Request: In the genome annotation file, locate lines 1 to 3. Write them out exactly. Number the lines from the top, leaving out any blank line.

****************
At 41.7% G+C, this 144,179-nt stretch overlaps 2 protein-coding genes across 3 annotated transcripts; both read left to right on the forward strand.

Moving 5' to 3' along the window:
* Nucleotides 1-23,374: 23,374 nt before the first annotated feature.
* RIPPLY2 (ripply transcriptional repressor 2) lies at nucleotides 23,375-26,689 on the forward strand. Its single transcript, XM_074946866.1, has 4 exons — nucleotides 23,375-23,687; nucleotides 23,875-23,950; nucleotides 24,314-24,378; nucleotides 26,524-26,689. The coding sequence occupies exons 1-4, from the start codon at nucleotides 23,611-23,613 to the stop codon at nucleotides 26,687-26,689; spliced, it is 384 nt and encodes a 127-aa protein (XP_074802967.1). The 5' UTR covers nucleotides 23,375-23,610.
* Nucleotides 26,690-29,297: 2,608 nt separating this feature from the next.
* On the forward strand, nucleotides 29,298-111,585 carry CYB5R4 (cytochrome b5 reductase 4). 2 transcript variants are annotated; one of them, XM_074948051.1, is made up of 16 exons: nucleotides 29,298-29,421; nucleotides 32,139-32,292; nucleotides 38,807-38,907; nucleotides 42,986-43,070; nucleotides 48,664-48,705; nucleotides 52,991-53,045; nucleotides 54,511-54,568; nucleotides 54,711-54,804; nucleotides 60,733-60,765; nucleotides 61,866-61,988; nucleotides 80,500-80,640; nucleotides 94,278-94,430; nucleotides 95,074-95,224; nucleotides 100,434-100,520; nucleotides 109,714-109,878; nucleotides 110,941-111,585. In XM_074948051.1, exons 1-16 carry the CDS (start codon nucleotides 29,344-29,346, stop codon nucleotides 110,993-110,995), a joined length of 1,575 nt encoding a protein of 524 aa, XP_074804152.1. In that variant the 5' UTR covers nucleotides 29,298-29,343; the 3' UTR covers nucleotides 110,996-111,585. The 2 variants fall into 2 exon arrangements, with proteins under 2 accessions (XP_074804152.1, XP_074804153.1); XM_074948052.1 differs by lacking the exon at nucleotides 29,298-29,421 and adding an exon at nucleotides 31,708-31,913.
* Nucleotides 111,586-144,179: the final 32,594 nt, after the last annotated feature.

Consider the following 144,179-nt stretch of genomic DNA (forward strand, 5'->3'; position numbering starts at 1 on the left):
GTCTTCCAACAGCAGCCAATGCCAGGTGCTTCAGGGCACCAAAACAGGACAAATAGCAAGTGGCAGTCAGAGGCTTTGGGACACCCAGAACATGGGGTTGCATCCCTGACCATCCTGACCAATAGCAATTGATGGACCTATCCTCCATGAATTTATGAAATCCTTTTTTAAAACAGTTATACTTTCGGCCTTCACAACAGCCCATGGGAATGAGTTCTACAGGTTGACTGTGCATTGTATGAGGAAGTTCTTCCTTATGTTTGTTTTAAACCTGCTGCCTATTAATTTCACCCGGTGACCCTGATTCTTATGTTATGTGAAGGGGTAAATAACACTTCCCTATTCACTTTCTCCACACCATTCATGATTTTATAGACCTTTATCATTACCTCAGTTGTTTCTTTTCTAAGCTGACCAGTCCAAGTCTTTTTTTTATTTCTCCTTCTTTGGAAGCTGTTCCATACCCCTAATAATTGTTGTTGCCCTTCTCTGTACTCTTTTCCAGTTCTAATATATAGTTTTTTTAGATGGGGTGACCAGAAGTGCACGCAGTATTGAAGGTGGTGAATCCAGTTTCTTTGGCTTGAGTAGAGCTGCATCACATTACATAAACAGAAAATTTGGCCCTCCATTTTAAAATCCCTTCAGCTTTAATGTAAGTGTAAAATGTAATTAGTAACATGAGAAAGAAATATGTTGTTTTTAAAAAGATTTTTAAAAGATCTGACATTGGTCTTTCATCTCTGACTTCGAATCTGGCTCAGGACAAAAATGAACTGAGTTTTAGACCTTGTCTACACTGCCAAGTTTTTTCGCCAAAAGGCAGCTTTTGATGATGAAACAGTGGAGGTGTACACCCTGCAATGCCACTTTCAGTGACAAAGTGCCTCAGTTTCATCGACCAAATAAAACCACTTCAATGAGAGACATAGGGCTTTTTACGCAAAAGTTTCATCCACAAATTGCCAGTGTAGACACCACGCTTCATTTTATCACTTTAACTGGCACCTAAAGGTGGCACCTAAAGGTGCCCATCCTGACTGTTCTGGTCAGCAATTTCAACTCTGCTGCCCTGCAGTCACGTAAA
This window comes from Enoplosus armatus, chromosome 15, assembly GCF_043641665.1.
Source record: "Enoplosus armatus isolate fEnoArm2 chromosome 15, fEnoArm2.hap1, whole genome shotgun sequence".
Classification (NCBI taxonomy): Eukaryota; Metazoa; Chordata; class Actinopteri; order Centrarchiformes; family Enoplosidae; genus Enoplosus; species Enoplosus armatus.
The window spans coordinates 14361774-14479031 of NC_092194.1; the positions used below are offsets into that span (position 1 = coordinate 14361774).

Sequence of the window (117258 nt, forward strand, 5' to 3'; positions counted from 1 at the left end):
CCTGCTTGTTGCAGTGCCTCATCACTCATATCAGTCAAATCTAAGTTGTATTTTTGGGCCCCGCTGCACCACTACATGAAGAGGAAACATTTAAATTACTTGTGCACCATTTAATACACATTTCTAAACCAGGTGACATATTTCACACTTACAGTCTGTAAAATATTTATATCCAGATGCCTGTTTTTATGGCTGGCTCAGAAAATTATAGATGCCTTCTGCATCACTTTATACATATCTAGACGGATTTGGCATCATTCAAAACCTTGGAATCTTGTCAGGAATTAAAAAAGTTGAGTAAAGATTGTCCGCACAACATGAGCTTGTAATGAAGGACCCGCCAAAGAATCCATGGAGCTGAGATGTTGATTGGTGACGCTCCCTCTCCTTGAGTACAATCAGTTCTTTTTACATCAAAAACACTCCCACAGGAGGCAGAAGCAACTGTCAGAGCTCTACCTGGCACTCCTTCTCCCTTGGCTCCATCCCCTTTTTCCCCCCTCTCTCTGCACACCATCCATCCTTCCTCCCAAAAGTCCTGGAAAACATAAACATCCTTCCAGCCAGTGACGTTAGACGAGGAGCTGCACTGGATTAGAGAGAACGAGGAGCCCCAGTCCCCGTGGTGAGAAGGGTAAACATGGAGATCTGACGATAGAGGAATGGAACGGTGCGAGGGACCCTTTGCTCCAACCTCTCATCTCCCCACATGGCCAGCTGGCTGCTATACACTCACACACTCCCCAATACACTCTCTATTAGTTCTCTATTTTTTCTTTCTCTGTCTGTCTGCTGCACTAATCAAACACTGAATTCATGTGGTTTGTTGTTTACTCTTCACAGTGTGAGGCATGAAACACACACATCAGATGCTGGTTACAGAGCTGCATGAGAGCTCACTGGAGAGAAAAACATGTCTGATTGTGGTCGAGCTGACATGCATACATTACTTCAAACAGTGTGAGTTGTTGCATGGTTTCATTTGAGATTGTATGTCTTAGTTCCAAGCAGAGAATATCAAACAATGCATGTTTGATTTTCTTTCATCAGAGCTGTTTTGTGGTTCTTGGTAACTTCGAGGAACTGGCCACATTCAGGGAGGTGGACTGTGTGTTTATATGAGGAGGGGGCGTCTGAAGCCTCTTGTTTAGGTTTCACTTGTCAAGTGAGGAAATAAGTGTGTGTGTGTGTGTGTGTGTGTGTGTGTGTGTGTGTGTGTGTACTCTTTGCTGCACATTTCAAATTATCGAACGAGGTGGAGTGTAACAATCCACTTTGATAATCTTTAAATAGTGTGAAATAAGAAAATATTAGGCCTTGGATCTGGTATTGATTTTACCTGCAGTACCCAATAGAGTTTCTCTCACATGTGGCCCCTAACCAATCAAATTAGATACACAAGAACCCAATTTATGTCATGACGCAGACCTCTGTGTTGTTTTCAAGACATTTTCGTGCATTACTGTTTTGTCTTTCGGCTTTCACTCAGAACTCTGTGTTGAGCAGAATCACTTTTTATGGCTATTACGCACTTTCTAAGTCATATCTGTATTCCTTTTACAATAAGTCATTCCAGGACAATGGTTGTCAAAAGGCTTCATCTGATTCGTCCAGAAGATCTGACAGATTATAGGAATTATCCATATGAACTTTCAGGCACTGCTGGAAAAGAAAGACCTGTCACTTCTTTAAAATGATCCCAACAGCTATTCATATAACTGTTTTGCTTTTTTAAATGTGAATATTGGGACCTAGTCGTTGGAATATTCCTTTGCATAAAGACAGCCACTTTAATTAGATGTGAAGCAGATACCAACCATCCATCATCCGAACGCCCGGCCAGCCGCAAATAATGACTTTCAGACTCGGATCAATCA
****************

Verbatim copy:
At 41.7% G+C, this 144,179-nt stretch overlaps 2 protein-coding genes across 3 annotated transcripts; both read left to right on the forward strand.

Moving 5' to 3' along the window:
* Nucleotides 1-23,374: 23,374 nt before the first annotated feature.